Because these projects require a huge amount of capital, the debt levels of many companies reached critical levels. To address the issue, the government introduced the 'Hybrid Annuity Model' (HAM). Under this model, the developer arranges 60% of the financing, with the balance 40% coming from the government. Further, the developer has no traffic risk, meaning low passenger traffic will not impact revenues. The icing on the cake is that the developer gets fixed payments from the government every year until the time it operates.

The developers preferred this model, and in FY17, around 56% of all government projects were HAM projects.

Though there is a significant improvement in road construction, issues pertaining to land acquisition and environmental clearances are still a roadblock. Resolution of these issues could provide huge opportunities for road construction companies.

04:00

The government came out with a draft pharmaceutical policy few weeks back. If implemented, the draft policy could lead to a huge setback for contract manufacturing companies as it proposes to discontinue third-party manufacturing.

Under third-party manufacturing, companies are permitted to manufacture products at another company's plant and then market them under their name.

If implemented, a lot of the third-party manufacturers could go out of business. The proposal has been severely criticised by the pharmaceutical industry.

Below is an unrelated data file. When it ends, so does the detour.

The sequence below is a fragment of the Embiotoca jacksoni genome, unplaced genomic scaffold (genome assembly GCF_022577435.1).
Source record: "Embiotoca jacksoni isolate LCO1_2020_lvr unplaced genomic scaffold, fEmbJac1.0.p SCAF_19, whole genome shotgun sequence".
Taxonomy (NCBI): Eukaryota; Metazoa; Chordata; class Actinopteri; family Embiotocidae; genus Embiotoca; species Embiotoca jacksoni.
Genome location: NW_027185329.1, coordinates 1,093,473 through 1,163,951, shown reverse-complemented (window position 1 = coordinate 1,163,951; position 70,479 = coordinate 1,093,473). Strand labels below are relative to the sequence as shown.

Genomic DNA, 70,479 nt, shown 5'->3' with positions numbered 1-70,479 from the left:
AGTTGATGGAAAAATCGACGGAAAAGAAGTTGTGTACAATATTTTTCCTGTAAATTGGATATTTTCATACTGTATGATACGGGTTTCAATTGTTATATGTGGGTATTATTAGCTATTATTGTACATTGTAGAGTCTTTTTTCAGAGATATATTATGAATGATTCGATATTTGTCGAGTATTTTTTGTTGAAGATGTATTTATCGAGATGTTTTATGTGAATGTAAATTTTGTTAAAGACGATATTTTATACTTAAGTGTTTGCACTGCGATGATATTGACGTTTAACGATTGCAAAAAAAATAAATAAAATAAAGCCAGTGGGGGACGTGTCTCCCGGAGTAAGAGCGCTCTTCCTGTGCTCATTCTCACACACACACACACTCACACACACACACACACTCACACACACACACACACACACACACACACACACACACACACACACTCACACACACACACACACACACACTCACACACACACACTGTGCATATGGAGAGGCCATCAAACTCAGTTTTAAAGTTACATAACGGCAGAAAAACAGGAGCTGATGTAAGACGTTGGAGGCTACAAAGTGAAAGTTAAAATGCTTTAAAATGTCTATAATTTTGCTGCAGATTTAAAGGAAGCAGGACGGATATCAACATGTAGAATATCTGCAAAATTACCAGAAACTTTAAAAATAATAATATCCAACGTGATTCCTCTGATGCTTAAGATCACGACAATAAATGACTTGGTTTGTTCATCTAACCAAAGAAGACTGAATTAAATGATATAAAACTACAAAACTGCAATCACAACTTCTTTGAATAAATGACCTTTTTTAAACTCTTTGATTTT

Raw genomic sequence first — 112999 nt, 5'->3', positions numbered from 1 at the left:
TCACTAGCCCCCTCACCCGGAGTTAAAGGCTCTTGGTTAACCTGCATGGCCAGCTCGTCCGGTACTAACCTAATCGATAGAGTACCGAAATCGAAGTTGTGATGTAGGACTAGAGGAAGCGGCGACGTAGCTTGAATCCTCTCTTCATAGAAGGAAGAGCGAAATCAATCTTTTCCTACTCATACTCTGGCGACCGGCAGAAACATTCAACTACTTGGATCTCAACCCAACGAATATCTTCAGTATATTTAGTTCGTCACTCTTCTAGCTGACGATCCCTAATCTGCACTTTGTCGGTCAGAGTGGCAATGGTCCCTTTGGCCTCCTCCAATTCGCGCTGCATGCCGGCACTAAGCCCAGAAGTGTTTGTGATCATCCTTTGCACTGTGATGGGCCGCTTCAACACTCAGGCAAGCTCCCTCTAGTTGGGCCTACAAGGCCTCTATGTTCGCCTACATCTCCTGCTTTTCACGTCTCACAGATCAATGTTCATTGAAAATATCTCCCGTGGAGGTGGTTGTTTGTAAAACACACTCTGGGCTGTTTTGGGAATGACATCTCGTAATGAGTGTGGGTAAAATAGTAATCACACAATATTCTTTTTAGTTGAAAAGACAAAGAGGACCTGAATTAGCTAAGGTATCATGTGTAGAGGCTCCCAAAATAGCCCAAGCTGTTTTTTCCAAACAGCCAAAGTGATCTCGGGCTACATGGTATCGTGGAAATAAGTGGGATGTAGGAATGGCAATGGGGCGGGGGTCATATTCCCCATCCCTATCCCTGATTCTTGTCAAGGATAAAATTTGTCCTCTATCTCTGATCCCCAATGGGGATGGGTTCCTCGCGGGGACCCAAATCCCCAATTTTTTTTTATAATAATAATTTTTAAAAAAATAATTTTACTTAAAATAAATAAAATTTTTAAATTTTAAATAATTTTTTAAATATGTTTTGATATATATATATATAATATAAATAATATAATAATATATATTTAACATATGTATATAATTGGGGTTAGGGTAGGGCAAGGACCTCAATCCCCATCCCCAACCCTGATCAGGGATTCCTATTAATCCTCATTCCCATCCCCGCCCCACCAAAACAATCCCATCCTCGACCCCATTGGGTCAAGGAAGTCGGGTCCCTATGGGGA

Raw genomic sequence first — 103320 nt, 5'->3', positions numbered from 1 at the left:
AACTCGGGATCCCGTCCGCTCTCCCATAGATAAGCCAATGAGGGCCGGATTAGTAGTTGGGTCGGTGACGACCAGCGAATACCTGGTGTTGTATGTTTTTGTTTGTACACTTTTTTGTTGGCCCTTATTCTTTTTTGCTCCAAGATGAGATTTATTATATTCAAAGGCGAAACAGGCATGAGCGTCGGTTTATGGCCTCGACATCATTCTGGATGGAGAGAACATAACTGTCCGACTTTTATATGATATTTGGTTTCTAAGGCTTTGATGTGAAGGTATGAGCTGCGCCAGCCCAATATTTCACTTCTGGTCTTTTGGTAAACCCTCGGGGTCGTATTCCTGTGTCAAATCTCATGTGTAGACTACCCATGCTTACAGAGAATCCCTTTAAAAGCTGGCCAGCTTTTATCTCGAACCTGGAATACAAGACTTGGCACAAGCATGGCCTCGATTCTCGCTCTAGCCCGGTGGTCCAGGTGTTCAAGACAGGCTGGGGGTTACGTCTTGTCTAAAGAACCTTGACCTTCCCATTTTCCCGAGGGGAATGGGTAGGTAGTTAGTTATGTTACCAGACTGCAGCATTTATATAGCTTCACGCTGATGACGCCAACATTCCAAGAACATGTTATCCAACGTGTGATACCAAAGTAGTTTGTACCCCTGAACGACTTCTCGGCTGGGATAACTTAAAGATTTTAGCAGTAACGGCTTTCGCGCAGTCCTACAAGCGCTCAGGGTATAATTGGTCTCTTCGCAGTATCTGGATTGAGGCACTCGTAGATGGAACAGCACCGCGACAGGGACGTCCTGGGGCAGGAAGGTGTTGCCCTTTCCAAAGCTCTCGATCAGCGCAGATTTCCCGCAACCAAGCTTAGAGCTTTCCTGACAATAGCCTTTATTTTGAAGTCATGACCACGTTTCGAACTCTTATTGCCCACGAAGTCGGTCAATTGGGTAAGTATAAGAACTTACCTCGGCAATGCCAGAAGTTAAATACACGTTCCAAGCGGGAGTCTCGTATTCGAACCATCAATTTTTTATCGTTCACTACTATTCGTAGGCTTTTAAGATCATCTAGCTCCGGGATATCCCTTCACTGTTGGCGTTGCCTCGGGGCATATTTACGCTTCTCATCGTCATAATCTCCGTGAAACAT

The pain does not end here. The draft policy also reiterates the government's desire for prescriptions to be written for generic drugs rather than branded drugs.

Generally, the doctor prescribes a brand of medicine and the patient goes to the druggists and purchases the brand as prescribed by the doctor. For example, if you get a high fever and you go the doctor, the doctor will likely prescribe you Crocin. However, as per the new regulation, the doctor will not be allowed to mention the brand name Crocin and would instead have to prescribe the chemical name of the drug.This means brand differentiation would not exist and high-end products would be of less value. This could prove to be disruptive to the industry.

One positive from the draft policy is stricter checks and audits of drug manufacturing plants to ensure better quality. While large pharma companies already adhere to higher standards due to their international market exposure, fly-by-night operators would find it difficult to operate in such an environment. Large pharma companies with well-established manufacturing plants would thus be in a good position to gain market share.

04:30

At the time of writing, BSE Sensex was trading higher by 140 points. Sectoral indices were trading on a positive note with stocks from capital goods sector and energy sector leading the pack of gainers.

04:50 Today's Investment Mantra

"The best thing that happens to us is when a great company gets into temporary trouble...We want to buy them when they're on the operating table." - Warren Buffett

This edition of The 5 Minute WrapUp is authored by Radhika Pandit (Research Analyst).